Appeal from the Circuit Court of the 9th Judicial Circuit, Knox County, Illinois, Circuit No. 09-CF-225 Honorable Stephen C. Mathers, Judge, Presiding.
The opinion of the court was delivered by: Justice Lytton
JUSTICE LYTTON delivered the judgment of the court, with opinion.
Justices Carter and Holdridge concurred in the judgment and opinion.
¶ 1 Defendant Nicholas Sheley was convicted of aggravated battery (720 ILCS 5/12-4(b)(18) (West 2008)), aggravated assault (720 ILCS 5/12-2(a)(6) (West 2008)) and criminal damage to government supported property (720 ILCS 5/21-4(1)(a) (West 2008)). On appeal, defendant argues that the trial court erred in denying his request to proceed pro se because the court failed to find, pursuant to Indiana v. Edwards, 554 U.S. 164 (2008), that he suffer from a "severe mental illness" to the point that he could not conduct his own defense. We reverse and remand.
¶ 2 While in custody on multiple murder charges, defendant was charged with aggravated battery, aggravated assault and criminal damage to property for allegedly dismantling a chair belonging to the Knox County jail and throwing its legs at a group of correctional officers.
¶ 3 Defense counsel was appointed to represent defendant and subsequently filed a motion entitled "Response to Defendant's Oral Motion to Represent Himself." In the motion, counsel indicated that defendant had made an earlier oral motion to represent himself. Counsel further noted that defendant was awaiting trial for first degree murder and faced the death penalty in Knox County case No. 08-CF-338.
¶ 4 Attached to the motion was a report by neurologist Dr. Robert Hanlon. Dr. Hanlon was asked to examine defendant in case No. 08-CF-338 and provide an objective assessment of defendant's cognitive abilities, including his mental capacity to stand trial, waive trial counsel and represent himself at trial. Dr. Hanlon interviewed defendant on October 31, 2008, and December 6, 2008. His report stated that during the interviews, defendant was "consistently alert, responsive, and oriented to person, place, time, and reason for the evaluation." He also noted that defendant had a history of poor anger management and an explosive personality and that defendant had engaged in "high-volume crack cocaine binges" when he was not in jail. He stated that defendant's frustration tolerance was variable but that he showed normal persistence and "termination of responses."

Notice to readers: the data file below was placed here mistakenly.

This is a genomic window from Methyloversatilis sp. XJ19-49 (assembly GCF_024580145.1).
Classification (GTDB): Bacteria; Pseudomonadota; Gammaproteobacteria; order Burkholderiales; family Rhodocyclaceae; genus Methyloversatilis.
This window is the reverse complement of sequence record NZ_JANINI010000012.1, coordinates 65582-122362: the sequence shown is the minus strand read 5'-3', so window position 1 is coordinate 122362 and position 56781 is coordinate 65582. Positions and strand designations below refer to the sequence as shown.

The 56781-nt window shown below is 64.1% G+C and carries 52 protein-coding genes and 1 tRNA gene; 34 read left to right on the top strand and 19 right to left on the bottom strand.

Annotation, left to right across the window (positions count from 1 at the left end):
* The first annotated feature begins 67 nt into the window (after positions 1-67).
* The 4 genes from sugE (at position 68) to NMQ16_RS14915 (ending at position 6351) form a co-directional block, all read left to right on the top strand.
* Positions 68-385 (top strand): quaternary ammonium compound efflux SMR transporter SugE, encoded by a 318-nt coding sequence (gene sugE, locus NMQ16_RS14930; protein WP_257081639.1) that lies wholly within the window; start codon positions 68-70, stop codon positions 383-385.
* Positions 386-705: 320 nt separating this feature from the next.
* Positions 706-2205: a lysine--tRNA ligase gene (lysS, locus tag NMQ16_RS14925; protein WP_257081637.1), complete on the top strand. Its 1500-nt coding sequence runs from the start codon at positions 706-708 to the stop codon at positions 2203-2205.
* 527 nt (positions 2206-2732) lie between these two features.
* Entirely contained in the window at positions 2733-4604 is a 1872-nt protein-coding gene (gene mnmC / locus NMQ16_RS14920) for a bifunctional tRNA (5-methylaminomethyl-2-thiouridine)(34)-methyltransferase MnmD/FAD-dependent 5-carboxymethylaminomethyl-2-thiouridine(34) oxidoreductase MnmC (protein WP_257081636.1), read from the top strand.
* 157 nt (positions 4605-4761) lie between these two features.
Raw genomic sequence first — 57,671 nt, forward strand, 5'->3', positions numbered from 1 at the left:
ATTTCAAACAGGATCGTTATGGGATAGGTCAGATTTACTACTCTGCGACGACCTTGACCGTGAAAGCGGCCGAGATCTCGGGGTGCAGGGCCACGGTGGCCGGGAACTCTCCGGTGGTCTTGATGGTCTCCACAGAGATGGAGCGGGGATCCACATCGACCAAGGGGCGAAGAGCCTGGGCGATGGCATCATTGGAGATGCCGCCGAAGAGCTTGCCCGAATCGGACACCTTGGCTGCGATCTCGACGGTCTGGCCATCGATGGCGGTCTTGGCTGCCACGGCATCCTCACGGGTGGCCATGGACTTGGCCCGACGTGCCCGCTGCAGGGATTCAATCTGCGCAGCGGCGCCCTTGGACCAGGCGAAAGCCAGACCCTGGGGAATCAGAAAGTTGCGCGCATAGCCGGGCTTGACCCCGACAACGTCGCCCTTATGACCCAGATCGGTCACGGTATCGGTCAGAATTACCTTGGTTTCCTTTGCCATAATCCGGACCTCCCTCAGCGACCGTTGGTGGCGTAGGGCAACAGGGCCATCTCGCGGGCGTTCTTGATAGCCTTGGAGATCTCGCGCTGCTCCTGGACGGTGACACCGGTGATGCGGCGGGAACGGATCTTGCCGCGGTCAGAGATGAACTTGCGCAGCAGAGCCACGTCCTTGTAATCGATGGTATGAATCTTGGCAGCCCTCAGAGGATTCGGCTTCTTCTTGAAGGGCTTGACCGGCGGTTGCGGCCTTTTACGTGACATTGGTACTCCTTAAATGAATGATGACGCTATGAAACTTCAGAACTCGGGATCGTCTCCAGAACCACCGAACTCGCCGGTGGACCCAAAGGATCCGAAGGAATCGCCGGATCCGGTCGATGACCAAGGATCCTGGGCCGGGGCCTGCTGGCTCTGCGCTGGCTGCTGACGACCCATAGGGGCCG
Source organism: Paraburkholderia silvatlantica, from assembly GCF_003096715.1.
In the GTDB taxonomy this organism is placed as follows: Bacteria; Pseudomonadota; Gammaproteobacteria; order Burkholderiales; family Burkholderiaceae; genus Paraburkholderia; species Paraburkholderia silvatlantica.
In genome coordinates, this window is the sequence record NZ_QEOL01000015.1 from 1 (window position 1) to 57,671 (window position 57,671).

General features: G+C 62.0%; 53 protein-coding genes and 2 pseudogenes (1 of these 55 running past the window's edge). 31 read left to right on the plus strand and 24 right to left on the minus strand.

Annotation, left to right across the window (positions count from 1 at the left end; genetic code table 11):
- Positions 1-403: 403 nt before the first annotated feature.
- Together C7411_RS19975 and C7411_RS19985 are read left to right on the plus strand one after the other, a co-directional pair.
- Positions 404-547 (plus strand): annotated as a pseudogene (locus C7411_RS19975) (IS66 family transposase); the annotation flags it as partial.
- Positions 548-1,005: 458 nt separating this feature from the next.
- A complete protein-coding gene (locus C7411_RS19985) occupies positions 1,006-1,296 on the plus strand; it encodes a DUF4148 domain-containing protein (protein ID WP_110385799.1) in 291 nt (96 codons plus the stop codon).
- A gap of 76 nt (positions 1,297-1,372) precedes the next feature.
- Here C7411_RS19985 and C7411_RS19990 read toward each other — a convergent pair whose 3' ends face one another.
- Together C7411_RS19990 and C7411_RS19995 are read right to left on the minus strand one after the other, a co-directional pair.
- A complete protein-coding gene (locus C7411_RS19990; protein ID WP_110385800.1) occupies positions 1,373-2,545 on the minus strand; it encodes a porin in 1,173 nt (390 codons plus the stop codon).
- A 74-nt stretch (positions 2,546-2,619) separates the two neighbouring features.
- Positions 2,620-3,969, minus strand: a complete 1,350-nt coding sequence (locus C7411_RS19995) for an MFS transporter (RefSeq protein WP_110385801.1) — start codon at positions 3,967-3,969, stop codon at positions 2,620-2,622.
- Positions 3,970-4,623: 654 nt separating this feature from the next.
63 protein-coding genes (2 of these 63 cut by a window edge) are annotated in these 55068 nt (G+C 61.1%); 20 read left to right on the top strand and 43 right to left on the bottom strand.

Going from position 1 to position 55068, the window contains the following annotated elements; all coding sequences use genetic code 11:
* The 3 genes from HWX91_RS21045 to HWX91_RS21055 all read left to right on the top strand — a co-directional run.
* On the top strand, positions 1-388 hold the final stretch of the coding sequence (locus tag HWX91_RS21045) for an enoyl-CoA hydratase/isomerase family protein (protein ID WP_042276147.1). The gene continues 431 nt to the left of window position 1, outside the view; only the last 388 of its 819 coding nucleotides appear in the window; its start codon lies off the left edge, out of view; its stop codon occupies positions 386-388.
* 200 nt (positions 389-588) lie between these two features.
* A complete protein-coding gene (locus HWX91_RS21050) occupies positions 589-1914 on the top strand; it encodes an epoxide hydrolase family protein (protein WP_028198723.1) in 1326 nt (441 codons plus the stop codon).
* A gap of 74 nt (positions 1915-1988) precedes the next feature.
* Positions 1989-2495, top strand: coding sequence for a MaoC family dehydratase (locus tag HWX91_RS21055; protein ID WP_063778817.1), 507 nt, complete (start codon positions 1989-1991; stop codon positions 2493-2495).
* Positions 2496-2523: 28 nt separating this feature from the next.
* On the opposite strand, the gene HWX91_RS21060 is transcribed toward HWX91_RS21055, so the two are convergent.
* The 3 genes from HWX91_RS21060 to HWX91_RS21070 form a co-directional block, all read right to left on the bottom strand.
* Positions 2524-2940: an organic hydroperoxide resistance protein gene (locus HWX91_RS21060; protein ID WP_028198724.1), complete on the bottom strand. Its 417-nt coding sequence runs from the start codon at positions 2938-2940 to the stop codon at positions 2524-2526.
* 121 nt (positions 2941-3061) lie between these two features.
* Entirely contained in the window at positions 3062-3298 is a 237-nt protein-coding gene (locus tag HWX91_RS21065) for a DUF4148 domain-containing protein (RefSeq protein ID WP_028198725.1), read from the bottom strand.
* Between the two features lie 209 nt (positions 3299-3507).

¶ 5 Defendant tested in the normal Intelligence Quotient (IQ) range and his overall executive function was found to be normal. In addition, defendant was able to explain the charges against him; he understood the roles of the courtroom personnel and the witnesses; and he understood the difference between a jury trial and a bench trial.
¶ 6 Dr. Hanlon diagnosed defendant with cognitive disorder not otherwise specified, cocaine and alcohol abuse, and personality disorder not otherwise specified. He believed defendant possessed the basic mental ability to render him fit to stand trial and that defendant had the capacity to knowingly and intelligently appreciate his right to counsel. However, he concluded that defendant could not "realistically appreciate the consequences and potential pitfalls of waiving his right to counsel." He specifically noted that defendant could organize and prepare for trial and could understand courtroom developments but could not consistently think coherently and objectively or maintain his temper. Thus, overall, Dr. Hanlon opined that defendant lacked the cognitive capacity to effectively represent himself in a courtroom.
¶ 7 At the hearing on the motion to proceed pro se, the trial court addressed defendant and read several admonishments to him. Defendant indicated that he understood the trial proceedings. Specifically, defendant stated that he understood that he would have to follow certain rules and procedures; that the prosecutor and defender were experienced attorneys who understood those rules; that if he missed an objection, he might waive his right to challenge inadmissible evidence on appeal; that he would have to prepare his own jury instructions and make his own trial decisions; that the judge would not be able to help him, that he would not be able to change his mind regarding self-representation midtrial; and that a conviction could be used against him in a capital sentencing hearing. The defendant stated that he understood the implications of self-representation and still wished to proceed pro se.
¶ 8 Ten days later, the defendant was arraigned on the charges in this case. While before the court, defendant stated that he had decided to accept the public defender as his counsel.
¶ 9 Four months later, defense counsel and defendant appeared in court on defendant's motion to extend discovery dates. Defense counsel indicated to the court that he needed more time to file the motions he wanted to file. The court expressed its displeasure at this. In response to the trial court's reaction, defendant asked to address the court and stated, "I see where this is heading at this time." He asked the court not to hold his counsel's failures against him and indicated that he was unhappy with the way in which his attorney was handling the case. He then stated that he no longer wanted to be represented by counsel and that he wished to proceed ...